I'm not sure what you're asking about with the "constellation" of devices. All those devices are independently available today (apart from the two-separate-device headphone thing.)

              The problem is making them all work with one device at one time, which from my limited understanding (never actually having tried myself) is problematic at best.

              • by plover (150551) *

                A V5xx would have been a large, clumsy step down from my little Sony Ericsson T637, and software-wise they came with the exact same crappy OS and applications that came in the RAZR anyway. Their Bluetooth stack was equally unstable on both platforms. That's what started this thread: Motorola's OS and applications have basically sucked for many years, and only their MOTOMAGX Linux offering has shown any improvement.

                Regarding the simultaneous connectivity issue, I have quite a bit of experience with Blu

                • by drinkypoo (153816)

                  So yeah, Bluetooth is good, and still has a lot of promise. But it has a long way to go yet.

                  I've actually been pretty well dismayed with the state of Bluetooth on Linux. It seems like tooth-pulling every time I want to get a new device working. I had to read two FAQs just to get my GPS paired... And I've never had any luck with my headset. I sure would like to have a mouse, but it's got to be a Logi...

                  I've been a Motorola junkie in phoneland in spite of their crap software because of the generally high quality of their hardware. I've abused my phones mightily and still had fairly good results, eve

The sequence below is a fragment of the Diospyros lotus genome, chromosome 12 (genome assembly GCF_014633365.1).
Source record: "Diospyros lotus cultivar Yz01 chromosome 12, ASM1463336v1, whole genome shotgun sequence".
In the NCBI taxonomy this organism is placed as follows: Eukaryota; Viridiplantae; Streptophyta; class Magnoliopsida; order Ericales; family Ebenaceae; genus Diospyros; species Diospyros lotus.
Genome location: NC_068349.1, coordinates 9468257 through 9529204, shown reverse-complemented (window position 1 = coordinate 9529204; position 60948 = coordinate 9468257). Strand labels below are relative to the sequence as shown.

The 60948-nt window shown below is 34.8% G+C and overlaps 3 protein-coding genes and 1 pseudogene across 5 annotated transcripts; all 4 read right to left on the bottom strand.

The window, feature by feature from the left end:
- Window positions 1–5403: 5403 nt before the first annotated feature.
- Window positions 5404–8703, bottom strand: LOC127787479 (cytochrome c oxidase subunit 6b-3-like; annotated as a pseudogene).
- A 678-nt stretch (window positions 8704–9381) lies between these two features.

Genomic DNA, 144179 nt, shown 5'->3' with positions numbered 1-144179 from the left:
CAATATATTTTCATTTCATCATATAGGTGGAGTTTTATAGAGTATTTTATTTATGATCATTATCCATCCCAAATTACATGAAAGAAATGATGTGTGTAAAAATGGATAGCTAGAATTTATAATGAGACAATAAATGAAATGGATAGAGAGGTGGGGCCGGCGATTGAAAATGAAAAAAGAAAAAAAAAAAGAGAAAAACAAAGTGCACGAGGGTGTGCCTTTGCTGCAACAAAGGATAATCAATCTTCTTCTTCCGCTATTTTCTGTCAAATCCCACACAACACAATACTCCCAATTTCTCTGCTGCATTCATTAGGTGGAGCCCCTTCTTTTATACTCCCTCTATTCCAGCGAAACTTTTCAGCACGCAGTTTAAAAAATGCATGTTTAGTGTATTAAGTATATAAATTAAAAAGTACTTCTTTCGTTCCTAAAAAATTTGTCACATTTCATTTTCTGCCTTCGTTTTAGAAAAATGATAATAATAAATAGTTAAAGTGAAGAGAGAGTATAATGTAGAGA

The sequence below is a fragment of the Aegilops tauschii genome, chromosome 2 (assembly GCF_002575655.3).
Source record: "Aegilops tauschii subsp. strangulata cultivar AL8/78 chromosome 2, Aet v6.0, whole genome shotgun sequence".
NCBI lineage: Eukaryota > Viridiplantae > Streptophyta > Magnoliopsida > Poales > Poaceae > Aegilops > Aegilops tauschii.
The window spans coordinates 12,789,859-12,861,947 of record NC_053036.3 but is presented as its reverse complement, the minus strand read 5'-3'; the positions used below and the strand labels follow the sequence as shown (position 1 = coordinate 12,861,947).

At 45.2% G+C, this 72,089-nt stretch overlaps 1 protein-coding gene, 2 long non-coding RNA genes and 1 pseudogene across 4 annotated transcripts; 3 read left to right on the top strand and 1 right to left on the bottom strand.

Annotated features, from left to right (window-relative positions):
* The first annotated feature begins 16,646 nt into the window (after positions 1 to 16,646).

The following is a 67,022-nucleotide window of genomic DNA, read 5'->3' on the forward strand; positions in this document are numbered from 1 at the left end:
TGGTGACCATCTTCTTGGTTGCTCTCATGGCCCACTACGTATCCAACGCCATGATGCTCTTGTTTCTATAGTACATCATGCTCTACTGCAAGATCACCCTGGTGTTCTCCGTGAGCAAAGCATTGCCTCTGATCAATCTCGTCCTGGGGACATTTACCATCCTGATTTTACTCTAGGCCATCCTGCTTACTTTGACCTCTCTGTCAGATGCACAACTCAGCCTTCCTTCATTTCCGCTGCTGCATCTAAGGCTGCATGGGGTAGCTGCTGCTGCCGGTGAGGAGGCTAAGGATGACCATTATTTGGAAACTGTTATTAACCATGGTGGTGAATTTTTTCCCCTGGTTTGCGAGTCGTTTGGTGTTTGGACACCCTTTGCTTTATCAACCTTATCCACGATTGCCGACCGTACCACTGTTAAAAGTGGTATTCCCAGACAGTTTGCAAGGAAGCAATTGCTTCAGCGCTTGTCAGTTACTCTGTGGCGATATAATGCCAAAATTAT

• by reidconti (219106)

      Maybe this means they'll finally deliver a non-buggy app suite. I think Motorola has been suffering because of the quality of their software.

      Wrong. Motorola makes unholy crappy hardware AND software.
      The WinMo based Motorola Q is a perfect example of what not to do. It's basically an unusable device. I don't know how much to blame on Moto (probably the parts about the battery always dying, it not recognizing when it was plugged into a charger half the time, constant crashing, etc) and how much of it was Microsoft's fault (some of the crashing, failing to ring when a call comes in, etc etc).

      It was not my first Moto; I had a few Nextels as well

  • Moto's financial hardships are mostly the result of their crappy phones no one wants because they break too easily, are too sllllooooowwwww, and just all around suck. Maybe Android will help them out.

  • I too hope Andriod will strengthen them on the market. I didn't really like G1 phone. Just looks weird. Slider (looks like it) is about to fall off and bottom part looks like it is glued to the phone :).

    So hope there will be more Android devices and soon, I am eager to give it a try.
    • by pcolaman (1208838)

      This comes from your apparent vast experience with the G1, right? /endsarcasm.

      I got a G1, and the thing is an absolute dream. About my only complaint if that there isn't a great selection of good carrying cases so far and I find myself relying on the sleeve that came with it. The slider is solid feeling, the phone as a whole has a very durable feeling to it and the bottom is not "glued on." I actually find that the angle of the bottom makes it easier to use the hardware keys and only slightly interferes

  • by Anonymous Coward on Friday October 31, 2008 @10:27PM (#25591755)
    In other words, they're switching from Linux (custom stack) to Linux (standardized stack). Normally such a move is lauded; Motorola needs to do less to upkeep their stack, offloading the work onto Google and the community. It helps standardize their software more, meaning that software can move from Motorola Phone #1 to Samsung Phone #8, which even with Java it's damned hard to do today.

    It's news, but it's not earthshattering news.
    • by pcolaman (1208838)
      Not earth shattering, but certainly a step in the right direction.
    • by Chandon Seldon (43083) on Saturday November 01, 2008 @02:15AM (#25592843) Homepage

      In other words, they're switching from Linux (custom stack) to Linux (standardized stack).